The new EU ambassador faces the most difficult assignment of his careerby Nicholas Wright / January 20, 2017 / Leave a comment
Before the start of 2017, few outside the UK’s diplomatic community would have heard of Tim Barrow. His appointment as Britain’s Permanent Representative (ambassador) to the European Union, following the public and acrimonious departure of Ivan Rogers, was meant to steady the ship. It was also a clear signal from No 10 that whatever the demands of more excitable Brexiteers, the negotiations will be conducted by experienced diplomats.
In this sense, Barrow is a safe pair of hands. He is well-versed in the complexities of EU negotiation and experienced at operating in tough diplomatic environments. He also has the advantage of enjoying the confidence of the senior politicians who have pledged to make Brexit a reality, something which—by the end—Rogers clearly did not, whatever the validity of his warnings about “muddled thinking.”
But who is the man who will lead the diplomatic charge once Article 50 is triggered? Barrow has served in the UK Permanent Representation to the EU (UKREP) both as First Secretary and Representative to the Political and Security Committee and at the Foreign & Commonwealth Office in several Brussels-facing roles. In addition, from 2006-8 he was Britain’s ambassador to the Ukraine, and from 2011-5, ambassador to Russia. Here he worked with some success to maintain Anglo-Russian relations during a difficult period: a British colleague described him as having “a reputation for being bulletproof out there”—no mean feat in a challenging and febrile environment for western diplomats.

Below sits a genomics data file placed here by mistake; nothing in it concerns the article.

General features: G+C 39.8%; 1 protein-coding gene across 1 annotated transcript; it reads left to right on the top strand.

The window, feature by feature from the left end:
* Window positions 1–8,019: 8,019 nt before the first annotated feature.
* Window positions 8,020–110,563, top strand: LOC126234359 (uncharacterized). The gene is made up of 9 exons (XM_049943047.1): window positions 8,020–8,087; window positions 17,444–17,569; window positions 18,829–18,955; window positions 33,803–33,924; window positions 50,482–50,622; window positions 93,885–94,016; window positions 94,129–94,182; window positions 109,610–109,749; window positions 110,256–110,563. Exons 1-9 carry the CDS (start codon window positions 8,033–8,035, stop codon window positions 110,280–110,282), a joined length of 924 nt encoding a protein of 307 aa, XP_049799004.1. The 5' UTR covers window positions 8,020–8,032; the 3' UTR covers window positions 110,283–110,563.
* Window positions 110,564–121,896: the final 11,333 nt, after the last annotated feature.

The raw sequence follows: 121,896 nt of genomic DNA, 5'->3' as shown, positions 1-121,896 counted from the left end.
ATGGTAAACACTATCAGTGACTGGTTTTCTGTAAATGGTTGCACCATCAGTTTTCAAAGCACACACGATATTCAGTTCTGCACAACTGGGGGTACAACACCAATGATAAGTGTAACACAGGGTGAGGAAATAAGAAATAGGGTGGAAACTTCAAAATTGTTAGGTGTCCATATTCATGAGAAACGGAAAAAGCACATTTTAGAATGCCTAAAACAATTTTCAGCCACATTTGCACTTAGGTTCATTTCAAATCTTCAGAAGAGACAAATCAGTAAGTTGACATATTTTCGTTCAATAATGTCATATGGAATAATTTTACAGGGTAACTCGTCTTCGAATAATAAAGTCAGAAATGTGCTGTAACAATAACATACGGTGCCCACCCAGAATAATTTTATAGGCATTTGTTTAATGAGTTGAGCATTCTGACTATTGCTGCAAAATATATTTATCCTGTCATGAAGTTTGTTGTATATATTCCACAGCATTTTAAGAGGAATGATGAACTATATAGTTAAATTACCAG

Prior to his latest appointment, Barrow was political director at the FCO, its second most senior official and a key advisor to the Foreign Secretary. Appointed to that role by Philip Hammond, he is reportedly highly regarded both by the now Chancellor, and his current boss Boris Johnson, who described him as “just the man to get the best deal for the UK.” He also enjoys the confidence of the Brexit Secretary David Davis and perhaps most significantly, of Prime Minister Theresa May. Thus, while the circumstances of his appointment may seem inauspicious, the essential elements are in place: extensive experience as both diplomat and policy maker, and a depth of domestic political support. These will be essential for his new role, and will give his pronouncements considerable weight when he faces his…